Joe Pi reports back, after accidentally having experienced the effects of the dark energy capsules firsthand. The "darkshots" create a direct mental connection between any cybernetic intelligence and some extra-dimensional entity. Where these drugs are being created is a federal lab called Project JOOTS, where Irmageddon's husband just happens to work. Investigating the lab, Irma's husband, Ron, explains the basic goal: the scientists investigate "superspace" the underlying region that seems to bind all timelines in the multiverse. In superspace, dark energy is the force that holds the multiverse together, as well as having other properties. It seems a robot worker, named Rikby-2001, has been using dark energy to create and distribute the drug, but he purposefully overdoses and transcends this plane rather than talk.
After the precinct thwarts a minor attack by a group of anarchic "derridadaists," they have to deal with the Hell Ditch Pilgrim spreading his influence and destructive insanity through all the entities in Neopolis, including fellow officers. While Cindercott wishes to make a beeline for city hall to protect the mayor, the officers know they have to attack the problem at its source: superspace. But without any means to breach superspace, they cannot fight the Hell Ditch Pilgrim; until the Rumor shows up. He informs Top 10 that Andy "Airbag" Soames, who five years ago contracted S.T.O.R.M.S. (Sexually Transmitted Organic Rapid Mutation Syndrome), was so radically altered by the disease as to become a creature capable of entering and controlling superspace. The Rumor says that Toybox is the only one that can harm Soames, because she carries her mother's gift: Pandora's Box. The Rumor helps the officers bridge the gap left by Project JOOTS technology and send Toybox into superspace. When Toybox faces Andy alone, she unleashes all of her toys to protect herself, and then reveals the final thing left in Pandora's Box that can heal Andy Soames desperate mind: Hope. Smax rushes through the makeshift portal to grab his partner, escaping just before the effects backlash throughout superspace.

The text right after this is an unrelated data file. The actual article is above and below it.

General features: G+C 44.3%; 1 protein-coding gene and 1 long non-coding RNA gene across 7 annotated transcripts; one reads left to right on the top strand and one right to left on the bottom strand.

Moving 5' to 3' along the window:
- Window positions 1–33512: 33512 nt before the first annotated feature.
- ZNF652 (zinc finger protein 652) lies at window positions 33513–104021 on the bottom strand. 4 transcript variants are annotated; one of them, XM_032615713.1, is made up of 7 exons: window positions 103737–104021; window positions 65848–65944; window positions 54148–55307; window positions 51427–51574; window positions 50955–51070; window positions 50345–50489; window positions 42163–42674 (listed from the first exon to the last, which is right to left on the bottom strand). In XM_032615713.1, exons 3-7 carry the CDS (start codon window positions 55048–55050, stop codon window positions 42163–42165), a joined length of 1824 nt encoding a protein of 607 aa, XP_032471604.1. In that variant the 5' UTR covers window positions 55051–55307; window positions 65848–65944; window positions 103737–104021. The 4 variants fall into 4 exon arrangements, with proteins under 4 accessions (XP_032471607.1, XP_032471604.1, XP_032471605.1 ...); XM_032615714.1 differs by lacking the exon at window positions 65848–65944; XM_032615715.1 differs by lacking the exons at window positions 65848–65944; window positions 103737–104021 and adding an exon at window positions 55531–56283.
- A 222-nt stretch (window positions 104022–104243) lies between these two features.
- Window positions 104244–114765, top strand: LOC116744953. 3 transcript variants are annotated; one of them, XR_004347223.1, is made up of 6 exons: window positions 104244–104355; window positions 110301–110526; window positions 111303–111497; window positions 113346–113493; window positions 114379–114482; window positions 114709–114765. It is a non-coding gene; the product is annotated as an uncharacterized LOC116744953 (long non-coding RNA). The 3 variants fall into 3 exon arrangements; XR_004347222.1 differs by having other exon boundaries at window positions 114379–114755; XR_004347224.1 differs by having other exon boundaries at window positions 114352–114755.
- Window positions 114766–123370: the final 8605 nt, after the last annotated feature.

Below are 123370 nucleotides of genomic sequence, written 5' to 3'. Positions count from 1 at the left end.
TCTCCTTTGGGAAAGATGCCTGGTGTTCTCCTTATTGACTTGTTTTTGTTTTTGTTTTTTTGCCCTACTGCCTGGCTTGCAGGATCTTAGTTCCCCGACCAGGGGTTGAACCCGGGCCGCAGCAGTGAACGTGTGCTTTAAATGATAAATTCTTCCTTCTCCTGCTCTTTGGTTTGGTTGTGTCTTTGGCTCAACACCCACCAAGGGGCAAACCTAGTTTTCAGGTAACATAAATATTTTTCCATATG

A few months after the events of the Hell Ditch Pilgrim case, Hyperdog is Traynor's replacement as Captain of Precinct 10, Robyn Slinger is no longer Toybox, and the fascist Mayor Famaille and Major Cindercott are out of power, casualties of the reality warping by Andy Soames, who now peacefully overlooks Top 10 as they once again celebrate survival and hopeful perseverance in a crazy and confusing beautiful world.
A new officer, Slipstream Phoenix, joins as well as Girl Two, who replaces Girl One. The new commissioner, David Moon Gilbert, enforces stricter regulations to the dismay of some officers. Irma Wornow is suspended for breaking the new regulations. Shock-headed Pete is dismissed after he destroys Joe Pi's body while attacking Slipstream Phoenix.
Spin-offs and other stories
- Smax, The comical 2003 mini-series by Alan Moore and Zander Cannon, took Smax, accompanied by his partner, Toybox, back to his home dimension, a world based on the conventions and clichés of fantasy. This was set immediately after the original series.
Top 10: The Forty-Niners
- Top 10: The Forty-Niners (2005), a graphic novel by Alan Moore and Gene Ha detailing the origins of Neopolis and the first officers of Top 10.
- Deadfellas, a short story in which Neopolis's finest take on vampire gangsters, written by Moore and drawn by Cannon, that appeared in America's Best Comics 64 Page Special (and reprinted in the ABC Graphic Novel).
The Top 10 series has so far been collected in:
- Top 10: Book One (issues 1–7)
- Hardcover editions (ISBN 1-56389-657-5 & ISBN 1-84023-196-3)
- Paperback editions (ISBN 1-56389-668-0 & ISBN 1-84023-275-7)
- Top 10: Book Two (issues 8–12)
- Hardcover editions (ISBN 1-56389-876-4 & ISBN 1-84023-482-2)
- Paperback editions (ISBN 1-56389-966-3 & ISBN 1-84023-518-7)
- Smax (issues 1–5)
- Hardcover editions (ISBN 1-4012-0325-6 & ISBN 1-84023-862-3)
- Paperback editions (ISBN 1-4012-0290-X & ISBN 1-84576-002-6)
- Top 10: The Forty-Niners
- Hardcover editions (ISBN 1-56389-757-1 & ISBN 1-84576-069-7)
- Paperback editions (ISBN 1-4012-0573-9 & ISBN 1-84576-149-9)
- Top 10: Beyond the Farthest Precinct (issues 1–5)
- Paperback editions (ISBN 1-4012-0991-2 & ISBN 1-84576-298-3)
- Top 10 (1999) at the Grand Comics Database
- 'Top 10' at the Comic Book DB
- Top 10: Beyond the Farthest Precinct (2005) at the Grand Comics Database
- 'Top 10: Beyond the Farthest Precinct' at the Comic Book DB
- Top 10: The Forty-Niners (2005) at the Grand Comics Database
- 'Top 10: The Forty-Niners' at the Comic Book DB
- 'Top 10 Season Two (2008) at the Comic Book DB